FDA Panel Recommends High-Dose EPA for CV Event Reduction

November 14, 2019

Icosapent ethyl (Vascepa, Amarin) was today unanimously recommended by the FDA's Endocrinologic and Metabolic Drugs Advisory Committee for approval to reduce cardiovascular events as an adjunct to statin therapy in patients with elevated triglyceride levels.

However, the exact population for whom the drug, a high-dose eicosapentaenoic acid (EPA) product, should be prescribed was not decided at today's meeting. All 16 committee members voted for in favor of approval for use in patients with established cardiovascular disease (secondary prevention population), but there was disagreement over whether it should also be indicated for the high-risk primary prevention population, including those patients with diabetes.

The drug is already on the market for the treatment of patients with very high triglyceride levels (over 500 mg/dL).

The new indication discussed at the advisory committee meeting is based on the REDUCE-IT trial, which showed a 25% relative risk reduction in major adverse cardiovascular events with icosapent ethyl vs placebo in patients with triglycerides over 135 mg/dL and who had cardiovascular disease (70% of the study population), or who were high-risk primary prevention patients with diabetes and one additional risk factor (30% of the study population).

The REDUCE-IT trial was first presented at last year's American Heart Association (AHA) Scientific Sessions, and was also published in the New England Journal of Medicine.

Discussions at the FDA Advisory Committee meeting centered around the different risks and benefits in secondary vs primary prevention; the use of mineral oil as the placebo, which may have biased the results by reducing the absorption of statins; and how the two main adverse effects seen with the product — atrial fibrillation and bleeding — should be managed.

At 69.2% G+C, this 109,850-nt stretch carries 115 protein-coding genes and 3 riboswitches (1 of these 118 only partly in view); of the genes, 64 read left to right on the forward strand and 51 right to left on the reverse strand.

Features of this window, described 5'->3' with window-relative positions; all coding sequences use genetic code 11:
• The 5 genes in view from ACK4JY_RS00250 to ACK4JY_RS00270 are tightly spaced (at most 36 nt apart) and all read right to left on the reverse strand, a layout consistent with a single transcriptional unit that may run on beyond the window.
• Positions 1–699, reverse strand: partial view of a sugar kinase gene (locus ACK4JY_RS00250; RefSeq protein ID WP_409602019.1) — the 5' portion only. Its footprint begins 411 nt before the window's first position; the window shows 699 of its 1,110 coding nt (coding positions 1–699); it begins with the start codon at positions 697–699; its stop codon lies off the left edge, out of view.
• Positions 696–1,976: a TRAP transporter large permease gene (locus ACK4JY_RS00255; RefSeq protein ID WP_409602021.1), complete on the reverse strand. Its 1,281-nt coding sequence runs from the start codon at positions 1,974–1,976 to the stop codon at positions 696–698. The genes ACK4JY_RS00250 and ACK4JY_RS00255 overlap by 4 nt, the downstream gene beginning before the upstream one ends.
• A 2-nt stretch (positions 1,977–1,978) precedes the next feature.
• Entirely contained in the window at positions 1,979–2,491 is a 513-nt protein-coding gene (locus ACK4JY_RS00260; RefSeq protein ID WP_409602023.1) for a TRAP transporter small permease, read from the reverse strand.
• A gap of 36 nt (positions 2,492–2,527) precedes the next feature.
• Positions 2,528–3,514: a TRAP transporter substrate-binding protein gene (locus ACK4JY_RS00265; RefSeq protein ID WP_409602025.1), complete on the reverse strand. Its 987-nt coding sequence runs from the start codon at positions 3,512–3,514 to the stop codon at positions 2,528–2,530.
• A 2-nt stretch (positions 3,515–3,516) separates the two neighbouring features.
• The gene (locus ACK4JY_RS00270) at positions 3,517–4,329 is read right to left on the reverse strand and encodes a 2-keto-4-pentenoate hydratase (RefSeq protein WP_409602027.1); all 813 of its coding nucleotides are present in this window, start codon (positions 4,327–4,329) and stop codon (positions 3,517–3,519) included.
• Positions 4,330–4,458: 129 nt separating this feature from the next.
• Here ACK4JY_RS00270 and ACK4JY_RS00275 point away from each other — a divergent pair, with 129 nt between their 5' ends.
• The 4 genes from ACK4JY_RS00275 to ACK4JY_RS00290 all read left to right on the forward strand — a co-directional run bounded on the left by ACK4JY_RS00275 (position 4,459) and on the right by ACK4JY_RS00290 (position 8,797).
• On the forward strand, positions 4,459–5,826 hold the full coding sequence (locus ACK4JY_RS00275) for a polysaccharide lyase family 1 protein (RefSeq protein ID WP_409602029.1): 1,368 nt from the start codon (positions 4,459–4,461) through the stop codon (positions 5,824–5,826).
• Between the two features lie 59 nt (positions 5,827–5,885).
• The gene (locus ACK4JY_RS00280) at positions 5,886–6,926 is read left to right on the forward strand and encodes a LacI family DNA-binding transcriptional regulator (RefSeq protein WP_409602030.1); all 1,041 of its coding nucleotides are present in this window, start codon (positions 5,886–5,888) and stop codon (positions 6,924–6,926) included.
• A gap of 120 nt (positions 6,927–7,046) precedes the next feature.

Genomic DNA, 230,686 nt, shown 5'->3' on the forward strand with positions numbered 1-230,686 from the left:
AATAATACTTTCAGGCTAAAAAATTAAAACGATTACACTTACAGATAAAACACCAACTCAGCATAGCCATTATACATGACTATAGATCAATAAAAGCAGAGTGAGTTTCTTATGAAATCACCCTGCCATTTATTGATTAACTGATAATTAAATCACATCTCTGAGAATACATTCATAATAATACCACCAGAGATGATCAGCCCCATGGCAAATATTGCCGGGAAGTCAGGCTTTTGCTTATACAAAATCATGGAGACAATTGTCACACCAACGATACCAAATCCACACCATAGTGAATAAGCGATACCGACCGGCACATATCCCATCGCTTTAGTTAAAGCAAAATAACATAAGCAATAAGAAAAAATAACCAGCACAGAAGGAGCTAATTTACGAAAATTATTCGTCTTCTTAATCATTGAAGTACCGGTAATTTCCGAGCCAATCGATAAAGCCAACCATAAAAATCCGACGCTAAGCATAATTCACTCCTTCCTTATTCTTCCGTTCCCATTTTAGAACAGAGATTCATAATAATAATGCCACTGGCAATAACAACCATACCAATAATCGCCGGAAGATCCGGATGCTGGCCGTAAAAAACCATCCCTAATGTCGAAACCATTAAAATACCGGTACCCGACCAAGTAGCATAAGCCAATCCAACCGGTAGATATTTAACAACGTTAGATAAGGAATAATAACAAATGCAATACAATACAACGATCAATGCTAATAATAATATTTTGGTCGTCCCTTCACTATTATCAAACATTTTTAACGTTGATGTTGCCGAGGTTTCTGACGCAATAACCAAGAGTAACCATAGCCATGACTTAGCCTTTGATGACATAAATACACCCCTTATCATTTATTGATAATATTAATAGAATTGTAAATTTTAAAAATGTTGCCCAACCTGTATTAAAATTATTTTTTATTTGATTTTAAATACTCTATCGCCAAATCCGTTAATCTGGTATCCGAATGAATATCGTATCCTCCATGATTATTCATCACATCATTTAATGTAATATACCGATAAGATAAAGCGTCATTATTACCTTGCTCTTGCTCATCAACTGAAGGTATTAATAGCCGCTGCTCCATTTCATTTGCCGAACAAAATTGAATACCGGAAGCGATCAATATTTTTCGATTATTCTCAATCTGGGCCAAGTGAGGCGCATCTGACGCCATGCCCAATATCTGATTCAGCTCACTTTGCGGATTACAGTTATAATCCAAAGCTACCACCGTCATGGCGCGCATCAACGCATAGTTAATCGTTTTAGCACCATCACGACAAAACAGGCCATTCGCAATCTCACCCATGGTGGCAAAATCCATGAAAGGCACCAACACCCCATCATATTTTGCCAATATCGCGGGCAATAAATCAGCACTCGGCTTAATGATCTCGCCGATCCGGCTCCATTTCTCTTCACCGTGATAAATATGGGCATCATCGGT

Secondary Prevention/High-Risk Primary Prevention

While the study showed an overall significant 25% reduction in major adverse cardiovascular events in the whole study population, the benefit was greater in those patients with established cardiovascular disease (35% relative risk reduction). The high-risk primary prevention population showed a nonsignificant relative risk reduction of 16%. 

Several members of the committee voiced concern about approval for the high-risk primary prevention population considering they comprised just 30% of the study population, and in whom the primary endpoint was not statistically significant when this group was considered separately.

"The benefit in the secondary prevention population in the study is overwhelming and convincing. But the results in the primary prevention population are unconvincing," said committee member James de Lemos, MD.

"It is not clear to me that there is a net benefit in the primary prevention population. I do not think we should reward sponsors for enrolling a small subset of primary prevention patients and then getting a broad indication for which we really don't have enough evidence," added Lemos, a professor of medicine at UT Southwestern Medical Center in Dallas, Texas.

Several committee members took a similar view. Others, however, argued that it was the overall result that was important and it was difficult to consider specific groups separately.

One such committee member was Marvin Konstam, MD, chief physician executive of the Cardiovascular Center at Tufts Medical Center in Boston, Massachusetts.

"I'm inclined not to split the population," he said. "I believe the vast majority of people in this trial would have had cardiovascular disease. If we did endothelial function tests in them we would see that. It's just some hadn't yet had an event. But the FDA does need to look at the net clinical benefit in the lower risk primary prevention population included in the study."

And committee chair Kenneth Burman, MD, director of the Endocrine Section at Medstar Washington Hospital Center, District of Columbia, recommended approval for both secondary and primary prevention, as included in the REDUCE-IT trial.  

He also suggested that the age entry criteria in the study (>45 years for secondary prevention, and >55 for primary prevention) could possibly be expanded. "I wouldn’t want to deny it to patients who fit the other criteria but were 35 or 40."

LDL and Triglyceride Specifications

When asked what other specifications should be included for the approved patient population, the committee mostly agreed that they should be in line with the REDUCE-IT entry criteria, which stipulated an LDL level below 100 mg/dL and triglyceride level above 135 mg/dL.